13. Wet deposition in the northeastern United States

    Energy Technology Data Exchange (ETDEWEB)

    Wilson, J; Mohnen, V; Kadlecek, J

    1980-12-01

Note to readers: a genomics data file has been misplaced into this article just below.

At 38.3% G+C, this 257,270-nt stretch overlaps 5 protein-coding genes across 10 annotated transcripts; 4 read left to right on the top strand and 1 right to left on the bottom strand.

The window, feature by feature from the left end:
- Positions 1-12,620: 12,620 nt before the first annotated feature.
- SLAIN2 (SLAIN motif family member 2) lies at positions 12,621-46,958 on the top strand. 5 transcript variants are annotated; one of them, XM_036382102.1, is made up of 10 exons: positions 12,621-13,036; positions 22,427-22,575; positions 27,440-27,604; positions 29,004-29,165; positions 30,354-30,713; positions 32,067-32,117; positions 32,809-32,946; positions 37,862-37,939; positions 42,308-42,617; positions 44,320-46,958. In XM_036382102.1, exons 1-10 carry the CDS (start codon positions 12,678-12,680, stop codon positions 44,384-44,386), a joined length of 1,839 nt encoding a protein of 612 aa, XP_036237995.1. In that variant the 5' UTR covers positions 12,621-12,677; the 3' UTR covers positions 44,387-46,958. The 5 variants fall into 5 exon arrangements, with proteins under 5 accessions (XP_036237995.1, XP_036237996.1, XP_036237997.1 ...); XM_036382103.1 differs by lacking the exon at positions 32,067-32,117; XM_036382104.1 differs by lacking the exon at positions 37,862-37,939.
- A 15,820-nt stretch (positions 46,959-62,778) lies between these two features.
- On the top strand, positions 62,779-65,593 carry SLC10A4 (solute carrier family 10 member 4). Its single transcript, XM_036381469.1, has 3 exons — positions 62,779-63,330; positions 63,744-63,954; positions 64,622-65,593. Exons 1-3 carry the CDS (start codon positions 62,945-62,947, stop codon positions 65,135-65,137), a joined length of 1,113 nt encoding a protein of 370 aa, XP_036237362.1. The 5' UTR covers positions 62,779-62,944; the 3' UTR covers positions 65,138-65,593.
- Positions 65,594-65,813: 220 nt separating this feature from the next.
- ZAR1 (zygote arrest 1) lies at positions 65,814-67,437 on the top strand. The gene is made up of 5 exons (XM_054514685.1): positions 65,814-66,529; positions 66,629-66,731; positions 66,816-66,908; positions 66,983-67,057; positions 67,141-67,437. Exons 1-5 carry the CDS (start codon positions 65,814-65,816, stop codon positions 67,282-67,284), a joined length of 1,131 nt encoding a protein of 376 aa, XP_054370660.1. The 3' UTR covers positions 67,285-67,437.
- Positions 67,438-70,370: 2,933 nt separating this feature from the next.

Attempts are made to examine concentration and wet deposition of pollutant material at selected stations within the northeastern United States and to characterize as many events as possible with respect to air mass origin. Further attempts are made to develop a regional pattern for the deposition of dominant ion species. MAP3S (US Multistate Atmospheric Power Production Pollution Study) data for 1977 to 1979 are used to determine concentration and deposition on an event basis from which monthly, seasonal, annual, and cumulative averages are developed. The ARL-ATAD trajectory model is used to characterize individual events as to air mass origin. Case studies are examined to illustrate variability in the chemical composition of precipitation originating from distinctly different air mass trajectories. A difference in concentration of pollution-related ions in precipitation is noted between Midwest/Ohio Valley and Great Lakes/Canadian air mass origins for carefully selected cases. Total deposition of the major ions is examined in an effort to develop a regional pattern for deposition over a period of at least one year. For that purpose, total deposition is normalized to remove the variability in precipitation amounts for inter-station comparison. No marked gradient is noted in the normalized deposition totals within the northeast of the United States. The Adirondack region exhibited the lowest normalized ion deposition value, while the Illinois station showed the highest of the MAP3S network. The data analysis suggest that the acid rain phenomena covers the entire northeast. The concept of large scale mixing emerges to account for the lack of a significant gradient in the normalized deposition.